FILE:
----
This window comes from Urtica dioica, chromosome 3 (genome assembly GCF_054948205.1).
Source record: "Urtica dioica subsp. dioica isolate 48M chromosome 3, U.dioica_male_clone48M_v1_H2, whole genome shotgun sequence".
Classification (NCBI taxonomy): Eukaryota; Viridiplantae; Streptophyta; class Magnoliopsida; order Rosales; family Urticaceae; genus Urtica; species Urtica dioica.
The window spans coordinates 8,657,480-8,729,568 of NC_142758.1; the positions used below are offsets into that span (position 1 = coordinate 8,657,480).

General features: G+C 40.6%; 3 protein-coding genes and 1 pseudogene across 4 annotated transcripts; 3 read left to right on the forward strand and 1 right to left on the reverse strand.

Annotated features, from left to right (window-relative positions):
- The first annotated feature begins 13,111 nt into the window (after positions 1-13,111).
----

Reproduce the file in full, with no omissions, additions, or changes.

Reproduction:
This window comes from Urtica dioica, chromosome 3 (genome assembly GCF_054948205.1).
Source record: "Urtica dioica subsp. dioica isolate 48M chromosome 3, U.dioica_male_clone48M_v1_H2, whole genome shotgun sequence".
Classification (NCBI taxonomy): Eukaryota; Viridiplantae; Streptophyta; class Magnoliopsida; order Rosales; family Urticaceae; genus Urtica; species Urtica dioica.
The window spans coordinates 8,657,480-8,729,568 of NC_142758.1; the positions used below are offsets into that span (position 1 = coordinate 8,657,480).

General features: G+C 40.6%; 3 protein-coding genes and 1 pseudogene across 4 annotated transcripts; 3 read left to right on the forward strand and 1 right to left on the reverse strand.

Annotated features, from left to right (window-relative positions):
- The first annotated feature begins 13,111 nt into the window (after positions 1-13,111).